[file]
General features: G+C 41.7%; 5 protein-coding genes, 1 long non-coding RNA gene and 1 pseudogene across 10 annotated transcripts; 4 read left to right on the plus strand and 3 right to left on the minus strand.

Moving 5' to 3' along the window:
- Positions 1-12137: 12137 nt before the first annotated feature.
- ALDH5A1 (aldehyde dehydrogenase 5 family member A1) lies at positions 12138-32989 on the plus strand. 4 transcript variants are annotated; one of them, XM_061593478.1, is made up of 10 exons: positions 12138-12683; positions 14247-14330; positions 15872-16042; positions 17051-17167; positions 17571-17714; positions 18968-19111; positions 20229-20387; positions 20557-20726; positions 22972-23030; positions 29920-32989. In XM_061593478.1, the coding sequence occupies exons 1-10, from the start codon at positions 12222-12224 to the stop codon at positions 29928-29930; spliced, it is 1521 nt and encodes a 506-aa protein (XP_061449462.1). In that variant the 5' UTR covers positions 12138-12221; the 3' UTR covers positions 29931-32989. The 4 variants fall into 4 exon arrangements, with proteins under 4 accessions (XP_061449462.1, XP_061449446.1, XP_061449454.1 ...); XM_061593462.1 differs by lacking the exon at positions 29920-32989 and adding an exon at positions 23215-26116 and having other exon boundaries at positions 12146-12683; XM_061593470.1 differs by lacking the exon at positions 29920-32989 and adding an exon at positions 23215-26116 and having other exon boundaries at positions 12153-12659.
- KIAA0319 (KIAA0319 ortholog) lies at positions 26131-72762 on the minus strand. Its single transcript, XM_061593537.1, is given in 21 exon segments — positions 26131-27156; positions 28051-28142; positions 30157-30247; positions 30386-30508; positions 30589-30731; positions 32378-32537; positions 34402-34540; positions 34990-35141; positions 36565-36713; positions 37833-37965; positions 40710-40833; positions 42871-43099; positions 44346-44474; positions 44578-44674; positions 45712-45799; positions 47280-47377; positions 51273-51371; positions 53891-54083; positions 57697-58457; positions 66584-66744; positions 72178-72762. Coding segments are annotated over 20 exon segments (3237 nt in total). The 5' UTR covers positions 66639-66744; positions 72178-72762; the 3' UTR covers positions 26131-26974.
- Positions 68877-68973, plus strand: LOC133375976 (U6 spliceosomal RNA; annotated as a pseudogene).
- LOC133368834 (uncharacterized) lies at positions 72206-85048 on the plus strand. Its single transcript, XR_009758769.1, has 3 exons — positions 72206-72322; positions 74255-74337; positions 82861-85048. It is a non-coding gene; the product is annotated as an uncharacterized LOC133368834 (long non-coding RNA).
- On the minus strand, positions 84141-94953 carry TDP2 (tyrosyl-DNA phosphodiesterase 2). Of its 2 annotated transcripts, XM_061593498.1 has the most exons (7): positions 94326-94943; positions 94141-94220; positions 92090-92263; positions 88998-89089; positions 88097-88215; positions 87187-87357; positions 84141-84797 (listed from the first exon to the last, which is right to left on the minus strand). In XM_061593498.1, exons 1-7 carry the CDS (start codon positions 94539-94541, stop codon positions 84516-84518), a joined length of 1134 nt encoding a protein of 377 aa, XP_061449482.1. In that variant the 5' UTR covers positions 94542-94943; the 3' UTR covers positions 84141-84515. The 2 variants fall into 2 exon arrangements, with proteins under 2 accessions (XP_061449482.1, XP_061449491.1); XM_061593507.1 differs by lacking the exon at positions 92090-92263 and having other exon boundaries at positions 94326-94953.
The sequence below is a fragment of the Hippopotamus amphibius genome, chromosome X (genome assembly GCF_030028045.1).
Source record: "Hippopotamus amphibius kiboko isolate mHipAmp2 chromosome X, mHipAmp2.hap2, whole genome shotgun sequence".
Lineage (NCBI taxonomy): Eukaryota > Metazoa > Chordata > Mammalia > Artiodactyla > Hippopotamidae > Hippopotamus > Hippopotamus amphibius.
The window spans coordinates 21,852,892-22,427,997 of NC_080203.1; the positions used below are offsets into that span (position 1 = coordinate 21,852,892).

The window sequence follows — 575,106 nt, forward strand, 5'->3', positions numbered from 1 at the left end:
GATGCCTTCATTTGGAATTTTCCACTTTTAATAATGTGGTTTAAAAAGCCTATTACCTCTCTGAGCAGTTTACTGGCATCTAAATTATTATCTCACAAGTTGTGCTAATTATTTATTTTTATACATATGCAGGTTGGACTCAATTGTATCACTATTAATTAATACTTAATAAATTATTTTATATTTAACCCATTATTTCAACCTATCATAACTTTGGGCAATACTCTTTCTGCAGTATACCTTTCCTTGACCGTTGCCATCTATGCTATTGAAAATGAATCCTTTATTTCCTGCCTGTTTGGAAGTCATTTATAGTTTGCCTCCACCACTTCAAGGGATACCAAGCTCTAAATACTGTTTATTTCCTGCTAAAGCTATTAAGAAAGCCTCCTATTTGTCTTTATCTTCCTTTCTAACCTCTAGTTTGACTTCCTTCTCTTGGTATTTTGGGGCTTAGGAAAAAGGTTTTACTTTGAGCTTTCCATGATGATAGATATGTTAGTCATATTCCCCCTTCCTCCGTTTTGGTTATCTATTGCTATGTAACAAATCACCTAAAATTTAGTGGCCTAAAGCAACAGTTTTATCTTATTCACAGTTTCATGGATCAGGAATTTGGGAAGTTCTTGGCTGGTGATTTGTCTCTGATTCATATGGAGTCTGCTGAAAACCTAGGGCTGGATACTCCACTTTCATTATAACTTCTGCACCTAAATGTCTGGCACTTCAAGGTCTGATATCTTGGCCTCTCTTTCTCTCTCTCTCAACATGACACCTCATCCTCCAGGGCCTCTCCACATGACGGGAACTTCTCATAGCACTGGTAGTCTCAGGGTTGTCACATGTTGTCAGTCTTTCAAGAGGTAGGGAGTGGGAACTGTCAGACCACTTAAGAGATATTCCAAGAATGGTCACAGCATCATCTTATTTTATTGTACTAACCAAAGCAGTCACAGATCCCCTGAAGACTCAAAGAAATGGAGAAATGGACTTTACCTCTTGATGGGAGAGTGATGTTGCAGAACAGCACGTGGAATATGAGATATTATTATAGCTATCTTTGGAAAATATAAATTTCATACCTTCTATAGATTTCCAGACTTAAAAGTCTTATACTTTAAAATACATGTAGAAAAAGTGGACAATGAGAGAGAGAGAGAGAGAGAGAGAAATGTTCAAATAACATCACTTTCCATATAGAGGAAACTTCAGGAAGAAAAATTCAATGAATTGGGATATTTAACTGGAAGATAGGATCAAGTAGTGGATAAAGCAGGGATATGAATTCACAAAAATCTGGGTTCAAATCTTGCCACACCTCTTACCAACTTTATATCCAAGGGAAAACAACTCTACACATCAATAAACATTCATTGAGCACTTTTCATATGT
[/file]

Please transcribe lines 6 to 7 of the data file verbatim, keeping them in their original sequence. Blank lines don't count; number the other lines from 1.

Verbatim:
- Positions 68877-68973, plus strand: LOC133375976 (U6 spliceosomal RNA; annotated as a pseudogene).
- LOC133368834 (uncharacterized) lies at positions 72206-85048 on the plus strand. Its single transcript, XR_009758769.1, has 3 exons — positions 72206-72322; positions 74255-74337; positions 82861-85048. It is a non-coding gene; the product is annotated as an uncharacterized LOC133368834 (long non-coding RNA).